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The ladies of Landaff Creamery used their own dairy for their winning recipe. Courtesy photo.




 Macaroni and Cheese Bake Off

When: Saturday, Jan. 18, from 2 to 5 p.m.
Where: Grappone Conference Center
Cost: $10 for adults, $3 for kids ages 6 to 12 (kids ages 5 and under receive free admission)
Visit: nhdairypromo.org/events




Creamy, cheesy goodness
Mac and Cheese Bake Off returns for fourth year

01/16/14



 At the New Hampshire Macaroni and Cheese Bake Off, you might be surprised by the wild culinary ideas, like the chocolate pudding macaroni and cheese with mascarpone cheese that the Belmont Fire Department made last year. Over the years there’s also been chicken and ranch, buffalo chicken, chicken pot pie and pulled pork mac and cheese, plus mac and cheese dishes with seafood, bacon and squash.

“Now it’s a set-in-stone New Hampshire tradition,” New Hampshire Dairy Promotion Director Amy Hall said. “People take their mac and cheese pretty seriously.”
This is the fourth year for New Hampshire Dairy Promotion’s Macaroni and Cheese Bake Off.
“Each year presents different challenges,” she said. “This year the challenge seems to be mostly the amount of cheese from Cabot people are requesting. My concern is they’re not asking for enough.”
She’s taken the time to call individual contestants to make sure they have ordered enough cheese. It’s an opportunity she enjoys, because she can develop a relationship with the bakers prior to the event.
“Everybody has a story,” she said. “There’s always the ‘This is Grandma’s recipe and I just eyeball it, and she never allowed us to have a recipe.’”
Bake-off categories include restaurant chef contestants, traditional macaroni and cheese recipes, creative and exotic macaroni and cheese recipes, a New Hampshire Made category and, of course, People’s Choice.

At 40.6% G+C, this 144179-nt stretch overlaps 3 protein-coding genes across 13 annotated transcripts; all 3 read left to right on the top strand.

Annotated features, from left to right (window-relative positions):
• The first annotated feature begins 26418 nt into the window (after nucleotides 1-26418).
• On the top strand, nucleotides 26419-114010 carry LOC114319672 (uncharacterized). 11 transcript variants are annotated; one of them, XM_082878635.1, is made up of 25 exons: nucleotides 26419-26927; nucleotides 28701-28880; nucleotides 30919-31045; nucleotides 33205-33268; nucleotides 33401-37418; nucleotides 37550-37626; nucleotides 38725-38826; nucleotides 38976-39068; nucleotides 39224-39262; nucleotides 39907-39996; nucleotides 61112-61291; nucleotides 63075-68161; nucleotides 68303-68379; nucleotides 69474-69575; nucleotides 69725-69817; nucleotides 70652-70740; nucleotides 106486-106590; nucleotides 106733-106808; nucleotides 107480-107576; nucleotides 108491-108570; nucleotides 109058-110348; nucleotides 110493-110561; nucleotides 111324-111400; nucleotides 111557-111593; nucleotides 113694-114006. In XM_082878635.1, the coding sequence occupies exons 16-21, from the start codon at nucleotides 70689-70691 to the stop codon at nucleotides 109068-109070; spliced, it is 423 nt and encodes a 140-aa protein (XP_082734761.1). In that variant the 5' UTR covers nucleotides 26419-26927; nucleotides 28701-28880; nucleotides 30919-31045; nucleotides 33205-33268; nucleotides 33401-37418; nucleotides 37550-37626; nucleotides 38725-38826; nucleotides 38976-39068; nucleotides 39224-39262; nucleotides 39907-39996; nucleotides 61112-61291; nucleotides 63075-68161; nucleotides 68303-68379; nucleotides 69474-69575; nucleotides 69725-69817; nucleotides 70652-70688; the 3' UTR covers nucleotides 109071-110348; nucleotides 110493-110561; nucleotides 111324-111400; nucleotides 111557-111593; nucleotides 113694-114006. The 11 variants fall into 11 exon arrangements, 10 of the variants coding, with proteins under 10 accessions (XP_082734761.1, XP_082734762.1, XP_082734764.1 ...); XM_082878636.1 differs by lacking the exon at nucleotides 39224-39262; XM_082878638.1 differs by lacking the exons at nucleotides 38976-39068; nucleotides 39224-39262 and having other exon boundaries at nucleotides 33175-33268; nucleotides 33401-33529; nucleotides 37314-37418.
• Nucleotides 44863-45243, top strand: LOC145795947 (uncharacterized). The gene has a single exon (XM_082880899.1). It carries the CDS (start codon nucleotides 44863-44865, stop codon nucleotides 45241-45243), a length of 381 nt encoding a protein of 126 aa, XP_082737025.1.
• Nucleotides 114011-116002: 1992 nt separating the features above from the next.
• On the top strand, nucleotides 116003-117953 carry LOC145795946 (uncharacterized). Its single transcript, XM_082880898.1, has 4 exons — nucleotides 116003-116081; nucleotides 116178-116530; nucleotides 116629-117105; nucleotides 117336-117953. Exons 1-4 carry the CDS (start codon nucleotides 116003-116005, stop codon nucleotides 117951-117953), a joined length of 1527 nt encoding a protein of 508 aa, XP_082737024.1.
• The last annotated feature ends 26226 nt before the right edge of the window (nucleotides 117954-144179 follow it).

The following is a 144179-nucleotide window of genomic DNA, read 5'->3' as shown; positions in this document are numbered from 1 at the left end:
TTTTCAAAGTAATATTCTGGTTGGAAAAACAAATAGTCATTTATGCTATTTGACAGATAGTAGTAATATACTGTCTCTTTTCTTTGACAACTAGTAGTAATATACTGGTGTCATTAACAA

There are three judges in each category. For the most part, Hall said judges are looking for flavor, creamy texture and “that down-home sense of comfort,” she said.
“Of course every single one of them has a different palate,” Hall said.
Judges have told Hall that the traditional category is one of the more difficult to judge since the recipes are so similar. The roux is the defining quality in the traditional category.
“What judges are honing in on are the micro-elements on what makes the dish so good,” she said. 
The Macaroni and Cheese Bake Off isn’t a fundraiser, but rather an event to promote the dairy industry in the Granite State. Hall said that since 1970, the state has lost 700 family-owned dairy farms, and currently there are only 128 family-owned dairy farms left in New Hampshire.
Cotton restaurant owner Jeff Paige judges each year and takes the winning recipe from the New Hampshire Made category to be featured on the menu at Cotton for a month after the competition. So far, Landaff Creamery has been the the reigning champion of the New Hampshire Made category using ingredients made right at the creamery.
“If you’re entering the New Hampshire Made category, you have to use cheese and milk that are 100-percent New Hampshire-made. So Cabot wouldn’t qualify; even though New Hampshire dairy farmers send their milk to Cabot, it’s not 100-percent New Hampshire dairy,” Hall said. “The idea here is just to make that connection between the food and the farm where it comes from.”
 
As seen in the January 16th, 2014 issue of The Hippo
 





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